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The DNA Diet – Better Nutrition

by shennece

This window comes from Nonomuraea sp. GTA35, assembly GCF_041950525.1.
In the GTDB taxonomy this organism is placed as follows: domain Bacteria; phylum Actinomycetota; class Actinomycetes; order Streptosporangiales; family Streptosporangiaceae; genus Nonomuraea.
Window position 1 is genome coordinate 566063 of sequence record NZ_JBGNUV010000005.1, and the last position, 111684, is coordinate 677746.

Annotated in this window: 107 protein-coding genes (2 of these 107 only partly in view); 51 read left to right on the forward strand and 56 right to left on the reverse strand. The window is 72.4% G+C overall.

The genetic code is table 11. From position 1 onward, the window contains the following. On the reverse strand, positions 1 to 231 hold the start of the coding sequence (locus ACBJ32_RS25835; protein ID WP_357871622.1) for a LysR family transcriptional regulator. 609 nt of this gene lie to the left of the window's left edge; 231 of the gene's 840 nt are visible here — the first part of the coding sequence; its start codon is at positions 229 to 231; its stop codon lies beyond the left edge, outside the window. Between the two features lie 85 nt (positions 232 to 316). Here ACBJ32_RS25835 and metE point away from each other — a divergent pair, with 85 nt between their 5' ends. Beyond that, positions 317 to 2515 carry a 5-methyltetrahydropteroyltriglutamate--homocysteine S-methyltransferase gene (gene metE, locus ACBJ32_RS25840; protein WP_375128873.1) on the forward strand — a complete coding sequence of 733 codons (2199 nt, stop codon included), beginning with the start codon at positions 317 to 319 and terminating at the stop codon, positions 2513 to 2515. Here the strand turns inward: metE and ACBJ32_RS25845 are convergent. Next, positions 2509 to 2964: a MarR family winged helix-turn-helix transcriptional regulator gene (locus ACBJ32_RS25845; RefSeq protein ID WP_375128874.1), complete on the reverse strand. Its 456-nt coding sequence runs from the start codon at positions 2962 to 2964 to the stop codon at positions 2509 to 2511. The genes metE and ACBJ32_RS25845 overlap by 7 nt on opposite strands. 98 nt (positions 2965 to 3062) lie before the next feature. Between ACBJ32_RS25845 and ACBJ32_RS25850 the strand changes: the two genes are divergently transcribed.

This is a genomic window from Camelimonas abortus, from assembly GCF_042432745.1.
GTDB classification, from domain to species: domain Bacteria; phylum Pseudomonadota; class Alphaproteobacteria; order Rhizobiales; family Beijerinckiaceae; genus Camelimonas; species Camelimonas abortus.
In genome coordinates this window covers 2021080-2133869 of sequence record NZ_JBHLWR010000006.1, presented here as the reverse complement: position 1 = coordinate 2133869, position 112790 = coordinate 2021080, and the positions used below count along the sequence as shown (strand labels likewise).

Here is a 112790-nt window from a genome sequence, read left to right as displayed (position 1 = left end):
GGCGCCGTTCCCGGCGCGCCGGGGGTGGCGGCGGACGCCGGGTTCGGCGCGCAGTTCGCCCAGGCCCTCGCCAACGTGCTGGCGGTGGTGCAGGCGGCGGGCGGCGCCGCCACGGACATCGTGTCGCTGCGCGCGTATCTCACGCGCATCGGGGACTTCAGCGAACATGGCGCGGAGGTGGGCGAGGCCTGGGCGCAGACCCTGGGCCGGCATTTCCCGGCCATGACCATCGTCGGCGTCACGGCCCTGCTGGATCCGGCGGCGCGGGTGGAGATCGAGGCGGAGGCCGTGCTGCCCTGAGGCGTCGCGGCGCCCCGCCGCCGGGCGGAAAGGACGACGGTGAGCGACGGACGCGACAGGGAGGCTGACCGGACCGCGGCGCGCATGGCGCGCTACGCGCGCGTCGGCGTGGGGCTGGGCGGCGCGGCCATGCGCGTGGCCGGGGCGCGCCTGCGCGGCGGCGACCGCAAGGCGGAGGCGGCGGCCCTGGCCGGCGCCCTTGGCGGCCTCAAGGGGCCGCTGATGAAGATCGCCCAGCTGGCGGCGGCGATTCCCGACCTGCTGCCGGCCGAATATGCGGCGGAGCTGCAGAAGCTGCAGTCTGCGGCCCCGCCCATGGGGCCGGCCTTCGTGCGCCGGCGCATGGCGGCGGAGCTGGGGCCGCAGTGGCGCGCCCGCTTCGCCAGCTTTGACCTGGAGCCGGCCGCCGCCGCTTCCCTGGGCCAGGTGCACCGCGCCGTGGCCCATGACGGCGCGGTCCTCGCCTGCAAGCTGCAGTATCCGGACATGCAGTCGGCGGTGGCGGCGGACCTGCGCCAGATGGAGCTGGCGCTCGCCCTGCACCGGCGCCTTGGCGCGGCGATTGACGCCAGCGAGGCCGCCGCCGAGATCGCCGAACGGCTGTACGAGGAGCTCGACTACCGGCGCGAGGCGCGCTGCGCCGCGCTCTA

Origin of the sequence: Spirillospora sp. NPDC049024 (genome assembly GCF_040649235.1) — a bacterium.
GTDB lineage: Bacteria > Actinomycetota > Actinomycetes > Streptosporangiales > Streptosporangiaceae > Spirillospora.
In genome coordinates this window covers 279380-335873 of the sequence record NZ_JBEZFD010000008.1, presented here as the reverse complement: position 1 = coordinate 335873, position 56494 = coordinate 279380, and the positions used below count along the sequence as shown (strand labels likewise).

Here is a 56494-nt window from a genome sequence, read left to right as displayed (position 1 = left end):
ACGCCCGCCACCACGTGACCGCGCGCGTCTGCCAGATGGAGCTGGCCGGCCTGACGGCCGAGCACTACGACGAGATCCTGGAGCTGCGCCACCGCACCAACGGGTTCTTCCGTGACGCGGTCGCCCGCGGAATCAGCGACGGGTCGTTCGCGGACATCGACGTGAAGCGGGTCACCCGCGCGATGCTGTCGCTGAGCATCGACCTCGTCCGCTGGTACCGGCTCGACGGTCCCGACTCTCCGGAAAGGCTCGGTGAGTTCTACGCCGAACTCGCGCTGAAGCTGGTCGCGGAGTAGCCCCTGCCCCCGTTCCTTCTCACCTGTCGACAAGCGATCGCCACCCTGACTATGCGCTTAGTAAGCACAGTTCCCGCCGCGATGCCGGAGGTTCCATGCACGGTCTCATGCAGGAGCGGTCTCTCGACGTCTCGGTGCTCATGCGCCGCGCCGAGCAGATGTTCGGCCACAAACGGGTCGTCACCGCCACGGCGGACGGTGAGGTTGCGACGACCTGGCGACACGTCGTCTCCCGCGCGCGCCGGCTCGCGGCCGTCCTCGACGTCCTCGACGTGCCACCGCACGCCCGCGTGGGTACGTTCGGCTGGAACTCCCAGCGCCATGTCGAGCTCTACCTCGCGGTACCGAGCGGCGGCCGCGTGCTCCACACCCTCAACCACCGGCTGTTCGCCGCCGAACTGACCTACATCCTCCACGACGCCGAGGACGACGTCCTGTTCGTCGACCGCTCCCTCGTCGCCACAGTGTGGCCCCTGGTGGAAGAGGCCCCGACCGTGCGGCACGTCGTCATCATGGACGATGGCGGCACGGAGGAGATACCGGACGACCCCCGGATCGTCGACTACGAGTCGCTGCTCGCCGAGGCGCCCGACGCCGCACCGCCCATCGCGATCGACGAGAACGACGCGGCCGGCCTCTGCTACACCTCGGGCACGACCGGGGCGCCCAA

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Adobe StockI recently had my DNA analyzed by a company called GenoPalate.* By studying a person’s genes, they can tell which foods, and particularly which specific nutrients, you need more or less of. “You probably know your genes are those little things that control your eye color or height,” says GenoPalate founder Sherry Zhang, PhD. “But your genes hold so much more power than that … a power that determines how even things you eat affect you differently than they might a friend or family member.” Thanks for watching!Visit WebsiteI think most of us can relate. For me, it’s milk. I envy people who can enjoy a creamy latte made with milk. My stomach would be in knots if I drank one. (Thank goodness for almond milk lattes!) Turns out, my genetic makeup puts me at high risk for lactose sensitivity. I was not surprised to read this. But I was shocked by a few other genetic variations in my report—e.g., I’m not likely to be sensitive to gluten (I thought the opposite would be true), but I am to omega-6 fats (found in plant and seed oils). Who knew?Thanks for watching!Visit WebsiteThanks for watching!Visit WebsiteRelated: Eating For Your GenesThe most fascinating aspect to GenoPalate is their analysis on nutrients. I learned I have a genetic variant in the MTHFR gene, responsible for folate absorption. According to GenoPalate, 33 percent of the population shares this mutation. This makes folate supplements with 5-MTHF (the metabolically active form) important for me.I share all of this to illustrate just how much nutrition shapes our health at a cellular level—we literally can eat for our genes. Note: If you’ve already had your DNA analyzed by Ancestry.com or 23andMe.com, you can use that analysis for GenoPalate. This cuts the cost way down.*GenoPalate has not paid me to write about them. For more information, visit genopalate.com.



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